At 5 a.m. only a handful of early-birds were using the Southeast Heights gym where Michael Wentzel worked out three or four days a week. He had his earphones in and was wrapping up his weightlifting set when a frantic patron ran up.
“Are you a doctor?” she asked. “There’s somebody passed out in the back of the gym.”
Wentzel, 41, a third-year student in the UNM School of Medicine and a registered nurse, discovered a young woman sprawled on the floor. He knelt down to check her vital signs and was dismayed to find she had no pulse and wasn’t breathing.
“I kind of went into automatic mode,” he recalls. “I started doing chest compressions. I didn’t do anything I haven’t done in the ER or the ICU. Everybody else was wigging out.”
Someone called 911, while someone else brought over an automated defibrillator. “We shocked her twice, but it kept saying, ‘No rhythm’,” Wentzel says. “I must have done chest compressions for seven to 10 minutes before the paramedics showed up.”
The rescue crew found the woman’s heart was going in and out of ventricular fibrillation – a kind of spasm that prevents the heart from contracting properly and usually leads to sudden death. They injected her with epinephrine and lidocaine to stabilize her and rushed her to UNM Hospital.
Belinda Yuen remembers none of this.
The soft-spoken 28-year-old woke up at the hospital with a long scar on her chest and another on her left forearm where surgeons had to harvest an artery for a double bypass to correct a congenital heart defect.
“I don’t remember going to the gym at all,” Yuen says. “I woke up with all the machines, but I didn’t know what was going on or what had happened at all. I didn’t know which hospital I was at – I just knew I was in the hospital.”
Family members flew in from out of state. They told Yuen, a former UNM student who works at Albuquerque’s Talin Market, that she had collapsed while working out on the morning of September 26.
“It was crazier for everyone else than it was for me,” she says. “My whole family was freaked out. I didn’t know how bad it was until some of my siblings told me.”
Yuen grew up in American Samoa, a U.S. territory in the Pacific with about 55,000 residents. As a child she had been diagnosed with rheumatic heart disease, but she had never been told that she had been born with a rare abnormality that prevented sufficient blood flow from reaching her heart.
“My whole life I had the hardest time catching up when I had PE classes,” she says. “I was always the last student running, because I took my time. I couldn’t run as fast as the other students.”
A month after her ordeal, Yuen is back home, surrounded by family and friends. She’s slowly regaining her strength and hopes to return to work in January. “For me, it’s a life-changing experience,” she says. “I’m an active person. At the moment it’s so hard not to do anything.”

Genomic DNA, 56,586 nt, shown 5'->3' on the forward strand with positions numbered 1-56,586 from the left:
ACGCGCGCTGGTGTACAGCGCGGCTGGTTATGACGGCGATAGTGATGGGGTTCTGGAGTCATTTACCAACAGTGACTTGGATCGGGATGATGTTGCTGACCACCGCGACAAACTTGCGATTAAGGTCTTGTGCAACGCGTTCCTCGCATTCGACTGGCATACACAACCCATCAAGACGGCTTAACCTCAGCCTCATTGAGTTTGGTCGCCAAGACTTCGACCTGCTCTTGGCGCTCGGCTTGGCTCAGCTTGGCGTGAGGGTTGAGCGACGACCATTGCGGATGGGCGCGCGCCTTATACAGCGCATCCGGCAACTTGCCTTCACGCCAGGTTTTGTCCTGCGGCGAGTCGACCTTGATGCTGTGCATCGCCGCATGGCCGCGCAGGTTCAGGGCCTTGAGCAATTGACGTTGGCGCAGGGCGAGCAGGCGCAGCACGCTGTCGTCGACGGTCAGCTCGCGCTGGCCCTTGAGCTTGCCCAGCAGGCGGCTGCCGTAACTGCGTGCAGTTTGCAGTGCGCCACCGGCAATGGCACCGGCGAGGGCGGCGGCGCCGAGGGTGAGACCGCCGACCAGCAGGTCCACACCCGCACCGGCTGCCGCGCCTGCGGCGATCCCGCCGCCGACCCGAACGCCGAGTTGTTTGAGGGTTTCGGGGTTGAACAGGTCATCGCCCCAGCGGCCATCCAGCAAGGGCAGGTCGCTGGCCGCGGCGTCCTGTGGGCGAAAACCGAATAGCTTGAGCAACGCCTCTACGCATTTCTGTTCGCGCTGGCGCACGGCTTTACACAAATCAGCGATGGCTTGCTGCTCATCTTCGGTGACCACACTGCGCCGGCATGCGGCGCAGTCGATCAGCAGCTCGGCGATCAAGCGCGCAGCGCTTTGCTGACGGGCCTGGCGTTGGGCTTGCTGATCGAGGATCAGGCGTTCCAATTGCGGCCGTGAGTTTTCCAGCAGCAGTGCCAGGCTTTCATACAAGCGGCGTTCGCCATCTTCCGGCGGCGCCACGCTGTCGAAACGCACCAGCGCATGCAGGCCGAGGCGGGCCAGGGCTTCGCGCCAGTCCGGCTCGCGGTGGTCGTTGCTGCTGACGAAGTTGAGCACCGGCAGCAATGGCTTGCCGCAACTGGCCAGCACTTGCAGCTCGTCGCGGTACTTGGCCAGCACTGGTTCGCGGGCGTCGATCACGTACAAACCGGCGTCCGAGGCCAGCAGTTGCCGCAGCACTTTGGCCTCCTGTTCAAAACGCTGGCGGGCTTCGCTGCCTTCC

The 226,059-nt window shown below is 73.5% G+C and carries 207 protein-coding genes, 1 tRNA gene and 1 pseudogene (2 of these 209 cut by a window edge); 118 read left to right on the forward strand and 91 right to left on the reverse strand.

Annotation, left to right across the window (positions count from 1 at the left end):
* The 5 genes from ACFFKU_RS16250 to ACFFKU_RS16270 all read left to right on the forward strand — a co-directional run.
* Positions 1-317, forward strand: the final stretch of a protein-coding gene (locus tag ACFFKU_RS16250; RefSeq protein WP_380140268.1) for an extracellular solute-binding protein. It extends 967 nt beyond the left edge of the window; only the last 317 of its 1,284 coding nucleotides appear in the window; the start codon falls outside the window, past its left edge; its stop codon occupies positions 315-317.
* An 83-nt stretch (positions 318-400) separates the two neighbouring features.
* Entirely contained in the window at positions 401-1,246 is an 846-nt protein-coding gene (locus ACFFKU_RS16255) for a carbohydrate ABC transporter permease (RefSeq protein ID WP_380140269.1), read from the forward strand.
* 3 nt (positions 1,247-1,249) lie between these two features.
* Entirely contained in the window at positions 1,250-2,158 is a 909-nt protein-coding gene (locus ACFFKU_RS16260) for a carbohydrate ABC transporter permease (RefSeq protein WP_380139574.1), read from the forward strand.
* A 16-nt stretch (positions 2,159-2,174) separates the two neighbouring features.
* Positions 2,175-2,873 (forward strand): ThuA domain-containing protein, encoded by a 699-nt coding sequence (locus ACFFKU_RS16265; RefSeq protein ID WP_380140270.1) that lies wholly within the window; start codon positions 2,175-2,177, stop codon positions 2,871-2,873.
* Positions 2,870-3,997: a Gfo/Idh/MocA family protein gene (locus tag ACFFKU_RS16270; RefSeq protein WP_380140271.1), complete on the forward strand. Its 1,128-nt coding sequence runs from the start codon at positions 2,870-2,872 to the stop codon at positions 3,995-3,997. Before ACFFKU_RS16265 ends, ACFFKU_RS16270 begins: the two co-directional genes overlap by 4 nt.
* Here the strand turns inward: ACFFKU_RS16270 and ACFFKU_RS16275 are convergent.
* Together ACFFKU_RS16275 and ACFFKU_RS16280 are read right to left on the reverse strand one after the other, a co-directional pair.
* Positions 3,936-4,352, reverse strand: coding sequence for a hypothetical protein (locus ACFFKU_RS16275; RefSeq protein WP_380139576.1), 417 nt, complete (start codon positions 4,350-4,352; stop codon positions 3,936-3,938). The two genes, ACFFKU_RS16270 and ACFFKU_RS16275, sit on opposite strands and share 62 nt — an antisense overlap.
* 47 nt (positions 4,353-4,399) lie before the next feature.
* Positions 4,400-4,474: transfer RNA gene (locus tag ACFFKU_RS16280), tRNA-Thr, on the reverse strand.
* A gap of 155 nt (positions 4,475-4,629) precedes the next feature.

Michael Wentzel wasn’t wearing his scrubs in the gym that morning, but he often had in the past, which was why one of the regulars knew to seek him out to deal with the emergency.
Wentzel was raised in Tularosa, N.M., the son of hearing-impaired parents. “Growing up I was their interpreter – I was their voice,” he says. He enlisted in the Air Force out of high school, starting out in the military police, and later earning a nursing degree from New Mexico State University.
He served as an ICU nurse in military hospitals around the U.S., in Asia and in Europe, attaining the rank of captain. After 10 years in the service he returned to civilian life with a plan to earn an advanced nursing degree at the University of Tennessee.
“It just wasn’t a fit,” Wentzel says. He withdrew from graduate school to move to Arizona to help his sister, a family nurse practitioner, while her husband served in Iraq. “It gave me a chance to ponder,” he says.
He went back to school to complete prerequisites in biochemistry, organic chemistry and physics, and started applying to medical schools. “I had six interviews,” he says. “UNM was the only one that took me, and they didn’t have to – I hadn’t lived here in 12 years.”
Medical school has been “awesome,” says Wentzel, who has been working part-time as a nursing supervisor at UNM Sandoval Regional Medical Center to help pay for his education. “It’s kind of like ‘the prodigal son returns.’”
Yuen says she appreciates how lucky it is that her medical episode happened when a trained medical professional was nearby. “I’m really grateful for that,” she says.
Wentzel stopped by Yuen’s hospital room to meet her about 10 days after her surgery.
“She did fine,” he says. “I got to say hi to her and met her sisters. I’ve done this before, and it’s a wonderful feeling, but this was very personal, because I was the only one there. I was just thankful, because I almost didn’t go to the gym.”
Everything that could have gone right did, he says. “I was just glad I was there. It just reinforces everything that’s right for me and the fit at UNM.”